NASA Moves Longest-Serving Mars Spacecraft for New Observations

NASA’s Mars Odyssey spacecraft has tweaked its orbit to help scientists make the first systematic observations of how morning fogs, clouds and surface frost develop in different seasons on the Red Planet.

The maneuver took place Tuesday, Feb. 11. Odyssey team engineers at NASA’s Jet Propulsion Laboratory in Pasadena, Calif., and Lockheed Martin Space Systems of Denver, designed the gentle move to accelerate Odyssey’s drift toward a morning-daylight orbit. The desired change will occur gradually until the intended orbit geometry is reached in November 2015 and another maneuver halts the drift.

The change will enable observation of changing ground temperatures after sunrise and after sunset in thousands of places on Mars. Those observations could yield insight about the composition of the ground and about temperature-driven processes, such as warm-season flows observed on some slopes, and geysers fed by spring thawing of carbon-dioxide ice near Mars’ poles.

“We’re teaching an old spacecraft new tricks,” said Odyssey Project Scientist Jeffrey Plaut of JPL. “Odyssey will be in position to see Mars in a different light than ever before.”

Neither Odyssey, nor any other NASA Mars orbiter since the 1970s, has flown an orbital pattern with a view of the ground in morning daylight. Earlier NASA orbiters and the European Space Agency’s Mars Express orbiter have provided some tantalizing views of morning mists on Mars, but have concentrated on afternoon observation times when views of the surface are less hazy.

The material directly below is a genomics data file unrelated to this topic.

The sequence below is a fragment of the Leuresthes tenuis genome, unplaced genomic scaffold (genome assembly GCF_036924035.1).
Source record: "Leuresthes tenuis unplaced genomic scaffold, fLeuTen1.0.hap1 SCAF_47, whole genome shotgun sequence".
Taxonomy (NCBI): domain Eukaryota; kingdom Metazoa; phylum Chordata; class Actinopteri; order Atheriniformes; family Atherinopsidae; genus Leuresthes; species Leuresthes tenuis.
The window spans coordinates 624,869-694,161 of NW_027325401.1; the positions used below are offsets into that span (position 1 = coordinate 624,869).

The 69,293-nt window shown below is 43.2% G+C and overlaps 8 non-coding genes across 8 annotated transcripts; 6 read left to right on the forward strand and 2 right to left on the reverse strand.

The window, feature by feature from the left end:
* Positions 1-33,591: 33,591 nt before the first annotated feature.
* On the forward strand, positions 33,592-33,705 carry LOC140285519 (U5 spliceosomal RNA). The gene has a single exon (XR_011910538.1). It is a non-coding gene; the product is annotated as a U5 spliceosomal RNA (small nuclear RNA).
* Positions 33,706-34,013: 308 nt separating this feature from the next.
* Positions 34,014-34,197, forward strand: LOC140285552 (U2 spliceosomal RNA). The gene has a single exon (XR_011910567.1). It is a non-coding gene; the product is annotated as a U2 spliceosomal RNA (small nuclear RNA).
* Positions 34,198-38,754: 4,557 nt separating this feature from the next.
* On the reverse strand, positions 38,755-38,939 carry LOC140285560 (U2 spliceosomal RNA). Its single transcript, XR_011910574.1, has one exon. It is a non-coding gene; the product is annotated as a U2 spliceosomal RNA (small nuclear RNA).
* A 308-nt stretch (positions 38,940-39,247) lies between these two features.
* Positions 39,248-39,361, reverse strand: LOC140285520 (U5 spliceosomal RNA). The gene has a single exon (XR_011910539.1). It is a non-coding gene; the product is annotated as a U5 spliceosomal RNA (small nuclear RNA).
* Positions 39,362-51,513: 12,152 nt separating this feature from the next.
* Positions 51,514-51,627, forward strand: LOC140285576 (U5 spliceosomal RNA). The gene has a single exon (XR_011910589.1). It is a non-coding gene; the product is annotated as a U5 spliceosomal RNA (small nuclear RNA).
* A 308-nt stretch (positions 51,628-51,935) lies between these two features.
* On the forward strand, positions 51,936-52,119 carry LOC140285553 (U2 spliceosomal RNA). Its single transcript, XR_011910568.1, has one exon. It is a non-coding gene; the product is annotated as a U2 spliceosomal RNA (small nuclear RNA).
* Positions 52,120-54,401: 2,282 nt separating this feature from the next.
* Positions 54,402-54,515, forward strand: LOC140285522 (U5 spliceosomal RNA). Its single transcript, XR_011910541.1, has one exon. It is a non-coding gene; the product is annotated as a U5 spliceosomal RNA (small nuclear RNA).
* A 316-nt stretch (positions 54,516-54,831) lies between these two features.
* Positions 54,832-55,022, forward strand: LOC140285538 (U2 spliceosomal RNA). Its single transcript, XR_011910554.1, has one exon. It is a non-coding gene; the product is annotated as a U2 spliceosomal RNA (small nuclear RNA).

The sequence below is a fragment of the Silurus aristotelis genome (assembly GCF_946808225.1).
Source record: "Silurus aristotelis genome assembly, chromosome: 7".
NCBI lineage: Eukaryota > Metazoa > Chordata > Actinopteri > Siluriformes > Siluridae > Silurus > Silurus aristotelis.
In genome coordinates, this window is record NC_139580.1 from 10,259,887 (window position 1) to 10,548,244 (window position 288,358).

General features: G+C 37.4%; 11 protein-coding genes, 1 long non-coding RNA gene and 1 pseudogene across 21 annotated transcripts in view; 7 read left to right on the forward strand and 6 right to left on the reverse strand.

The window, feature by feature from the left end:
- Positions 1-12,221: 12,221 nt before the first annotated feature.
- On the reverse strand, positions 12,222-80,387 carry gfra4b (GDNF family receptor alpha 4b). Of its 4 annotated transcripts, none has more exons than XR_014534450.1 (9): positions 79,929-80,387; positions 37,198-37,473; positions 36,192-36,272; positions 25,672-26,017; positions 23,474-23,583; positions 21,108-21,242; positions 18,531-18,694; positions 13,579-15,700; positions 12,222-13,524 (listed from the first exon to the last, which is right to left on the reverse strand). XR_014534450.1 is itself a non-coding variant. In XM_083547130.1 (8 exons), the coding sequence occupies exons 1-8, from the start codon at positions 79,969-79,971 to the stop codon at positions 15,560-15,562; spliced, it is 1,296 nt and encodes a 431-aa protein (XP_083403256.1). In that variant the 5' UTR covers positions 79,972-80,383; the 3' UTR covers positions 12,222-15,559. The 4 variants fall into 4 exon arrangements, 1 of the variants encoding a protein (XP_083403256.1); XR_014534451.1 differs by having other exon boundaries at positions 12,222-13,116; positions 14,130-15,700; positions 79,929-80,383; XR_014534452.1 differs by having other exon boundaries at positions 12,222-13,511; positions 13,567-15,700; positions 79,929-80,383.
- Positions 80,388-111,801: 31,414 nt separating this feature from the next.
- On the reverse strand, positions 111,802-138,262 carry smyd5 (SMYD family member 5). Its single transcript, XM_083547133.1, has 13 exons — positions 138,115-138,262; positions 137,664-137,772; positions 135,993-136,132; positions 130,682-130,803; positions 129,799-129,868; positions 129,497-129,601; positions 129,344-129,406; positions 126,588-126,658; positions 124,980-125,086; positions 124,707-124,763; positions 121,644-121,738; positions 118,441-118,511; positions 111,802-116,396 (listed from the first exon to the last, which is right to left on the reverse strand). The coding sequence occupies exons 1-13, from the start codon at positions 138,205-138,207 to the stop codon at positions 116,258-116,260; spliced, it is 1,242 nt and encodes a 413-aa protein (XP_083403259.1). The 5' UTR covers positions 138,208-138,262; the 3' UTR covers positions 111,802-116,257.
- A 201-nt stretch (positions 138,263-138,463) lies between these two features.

Odyssey was launched in 2001 and began its science mission 12 years ago this month. It is the longest-working spacecraft ever sent to Mars.

No NASA Mars orbiter has been in a position to observe morning daylight on Mars since the twin Viking orbiters of the 1970s. This image, taken by Viking Orbiter 1 on Aug. 17, 1976, shows water-ice clouds in the Valles Marineris area of equatorial Mars during local morning time. North is to the upper left, and the scene is about 600 miles (about 1,000 kilometers) across. Image Credit: NASA/JPL.

No NASA Mars orbiter has been in a position to observe morning daylight on Mars since the twin Viking orbiters of the 1970s. This image, taken by Viking Orbiter 1 on Aug. 17, 1976, shows water-ice clouds in the Valles Marineris area of equatorial Mars during local morning time. North is to the upper left, and the scene is about 600 miles (about 1,000 kilometers) across. Image Credit: NASA/JPL.

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